• H02J7/35Parallel operation in networks using both storage and other dc sources, e.g. providing buffering with light sensitive cells
    • HELECTRICITY
    • H01BASIC ELECTRIC ELEMENTS
    • H01MPROCESSES OR MEANS, e.g. BATTERIES, FOR THE DIRECT CONVERSION OF CHEMICAL ENERGY INTO ELECTRICAL ENERGY
    • H01M16/00Structural combinations of different types of electrochemical generators

Abstract

  An electronic device that captures variable levels of electrical energy and stores them in suitable short-term storage means until the energy can be efficiently transferred to at least one long-term storage device means, such as an electrochemical cell. The present invention further allows simultaneous transfer to various electrochemical cells that can have different storage chemistries.

Description

  The present invention relates to an electrical power management and storage device.

  Portable electronic and electrical equipment (PEDs) require lightweight and small power sources. Some very low power devices (eg, calculators) can be powered directly from energy sources such as photovoltaic cells (PV), but for many realistic PEDs, electrical Higher capacity energy storage devices such as chemical batteries are needed. Many PEDs use rechargeable batteries as a means of storing energy during the recharging process and releasing the stored energy while the PED is used.

  As is well known to those skilled in the art, electrochemical cells have specific requirements for safe and efficient charging. These specific requirements depend on the specific battery technology, but in all cases, safe and efficient charging requires applying energy for a specific period within a specific voltage and current level. For this reason, typical energy sources used to charge batteries are generally stationary and larger energy sources such as, for example, electric utility mains power or automobile batteries. Is from the source.

  The nature of PED is that PED is portable and often used a little away from a large, stationary power source to recharge the battery, so it can be used as a large power source in a fixed, stationary location. The need for access is often not convenient. There are also a number of potential energy sources that may be used to recharge a battery, as is well known to those skilled in the art. However, many of these alternatives to large stationary energy sources are often intermittent in nature and are converted by conventional methods to be necessary to charge batteries safely and efficiently. The power level may be too low to accommodate the particular voltage and current level being used. Examples of such potential alternative energy sources are photovoltaic cells, manually operated electromagnetic generators, and power utilities (when users can easily rest near such mains) It is a very short time connection to the main line.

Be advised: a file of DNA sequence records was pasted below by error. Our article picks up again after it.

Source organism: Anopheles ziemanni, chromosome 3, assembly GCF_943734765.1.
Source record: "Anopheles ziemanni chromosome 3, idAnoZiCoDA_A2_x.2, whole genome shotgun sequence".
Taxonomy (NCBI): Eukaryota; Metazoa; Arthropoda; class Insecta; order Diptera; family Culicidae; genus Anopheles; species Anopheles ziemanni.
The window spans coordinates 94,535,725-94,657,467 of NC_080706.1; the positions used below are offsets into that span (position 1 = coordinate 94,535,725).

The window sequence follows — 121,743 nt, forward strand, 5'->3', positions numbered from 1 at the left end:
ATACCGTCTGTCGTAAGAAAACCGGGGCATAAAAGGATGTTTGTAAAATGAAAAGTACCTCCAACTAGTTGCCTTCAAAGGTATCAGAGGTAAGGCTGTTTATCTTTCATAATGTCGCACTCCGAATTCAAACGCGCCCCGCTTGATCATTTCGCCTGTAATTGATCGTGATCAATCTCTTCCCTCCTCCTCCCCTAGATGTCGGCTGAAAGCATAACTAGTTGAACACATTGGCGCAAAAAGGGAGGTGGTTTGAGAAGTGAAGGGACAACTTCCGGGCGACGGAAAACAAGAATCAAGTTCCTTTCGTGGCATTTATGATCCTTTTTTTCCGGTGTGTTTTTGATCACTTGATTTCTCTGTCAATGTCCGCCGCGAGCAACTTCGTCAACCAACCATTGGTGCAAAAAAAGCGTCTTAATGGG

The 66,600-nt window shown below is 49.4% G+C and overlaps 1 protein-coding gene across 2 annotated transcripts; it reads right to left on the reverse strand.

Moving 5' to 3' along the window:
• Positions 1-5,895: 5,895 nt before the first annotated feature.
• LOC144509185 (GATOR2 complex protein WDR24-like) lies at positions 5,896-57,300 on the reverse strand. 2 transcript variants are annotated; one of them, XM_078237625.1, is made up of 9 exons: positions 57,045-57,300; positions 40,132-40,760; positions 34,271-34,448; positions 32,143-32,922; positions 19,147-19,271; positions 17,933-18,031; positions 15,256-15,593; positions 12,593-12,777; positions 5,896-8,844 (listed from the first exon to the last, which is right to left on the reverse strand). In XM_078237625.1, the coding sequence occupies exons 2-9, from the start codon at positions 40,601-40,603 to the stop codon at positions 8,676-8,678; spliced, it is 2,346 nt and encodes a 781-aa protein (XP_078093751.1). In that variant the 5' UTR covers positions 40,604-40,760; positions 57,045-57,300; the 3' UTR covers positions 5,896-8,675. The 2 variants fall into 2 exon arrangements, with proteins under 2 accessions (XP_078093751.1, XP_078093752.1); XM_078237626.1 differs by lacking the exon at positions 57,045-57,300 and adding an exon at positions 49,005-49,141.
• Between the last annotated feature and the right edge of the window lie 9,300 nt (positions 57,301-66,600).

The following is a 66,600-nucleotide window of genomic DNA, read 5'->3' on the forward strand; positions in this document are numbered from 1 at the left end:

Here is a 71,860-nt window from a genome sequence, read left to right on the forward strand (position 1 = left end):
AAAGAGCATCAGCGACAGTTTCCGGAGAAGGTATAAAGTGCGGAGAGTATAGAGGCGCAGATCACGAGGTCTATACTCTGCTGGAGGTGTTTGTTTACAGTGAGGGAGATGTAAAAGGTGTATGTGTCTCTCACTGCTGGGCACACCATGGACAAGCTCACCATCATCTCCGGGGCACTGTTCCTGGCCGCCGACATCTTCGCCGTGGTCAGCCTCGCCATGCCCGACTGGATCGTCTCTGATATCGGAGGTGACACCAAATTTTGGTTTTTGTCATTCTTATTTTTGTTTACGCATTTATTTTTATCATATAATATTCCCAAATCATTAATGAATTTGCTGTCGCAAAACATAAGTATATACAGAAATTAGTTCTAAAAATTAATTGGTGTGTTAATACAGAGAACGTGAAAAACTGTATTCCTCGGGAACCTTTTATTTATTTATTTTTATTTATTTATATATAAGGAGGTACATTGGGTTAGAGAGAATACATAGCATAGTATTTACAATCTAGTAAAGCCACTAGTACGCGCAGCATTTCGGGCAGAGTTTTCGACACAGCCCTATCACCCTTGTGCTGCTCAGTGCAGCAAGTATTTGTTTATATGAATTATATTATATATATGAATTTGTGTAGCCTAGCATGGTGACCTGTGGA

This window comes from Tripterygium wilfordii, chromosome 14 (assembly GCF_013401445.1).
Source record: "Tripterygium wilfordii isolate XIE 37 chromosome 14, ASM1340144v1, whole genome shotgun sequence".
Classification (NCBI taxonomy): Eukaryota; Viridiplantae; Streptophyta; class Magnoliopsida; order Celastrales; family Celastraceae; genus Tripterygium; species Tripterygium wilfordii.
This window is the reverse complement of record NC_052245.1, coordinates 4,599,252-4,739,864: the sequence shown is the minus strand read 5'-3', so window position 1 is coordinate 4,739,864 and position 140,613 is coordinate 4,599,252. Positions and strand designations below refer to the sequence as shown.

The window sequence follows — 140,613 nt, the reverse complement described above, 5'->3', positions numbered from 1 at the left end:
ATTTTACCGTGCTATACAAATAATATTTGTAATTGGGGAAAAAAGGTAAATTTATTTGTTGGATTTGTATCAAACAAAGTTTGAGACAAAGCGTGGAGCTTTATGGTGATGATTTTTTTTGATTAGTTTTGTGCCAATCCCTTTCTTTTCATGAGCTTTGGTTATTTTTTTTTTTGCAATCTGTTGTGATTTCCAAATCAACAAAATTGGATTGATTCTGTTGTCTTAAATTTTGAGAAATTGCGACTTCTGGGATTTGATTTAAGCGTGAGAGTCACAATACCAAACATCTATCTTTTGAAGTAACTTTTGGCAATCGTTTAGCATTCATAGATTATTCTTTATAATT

Various simple means for recharging electrochemical cells using intermittent and variable sources such as photovoltaic cells are well known in the prior art. An example of such a system was issued to Geoffrey Mellors et al. On November 18, 1975 and entitled “Charging Circuits for Battery Operated Devices Powered by Solar Cells”. U.S. Pat. No. 3,921,041. FIG. 1 represents the circuit employed by Melas in this patent.

  In the system of FIG. 1, the battery 102 is only charged efficiently if the voltage output from the PV cell 106 has sufficient light intensity to exceed the battery voltage plus the diode threshold biased forward of the element 104. Can be done. In this case, any energy generated by the PV and below the voltage and current thresholds is wasted because the battery B1 cannot be charged.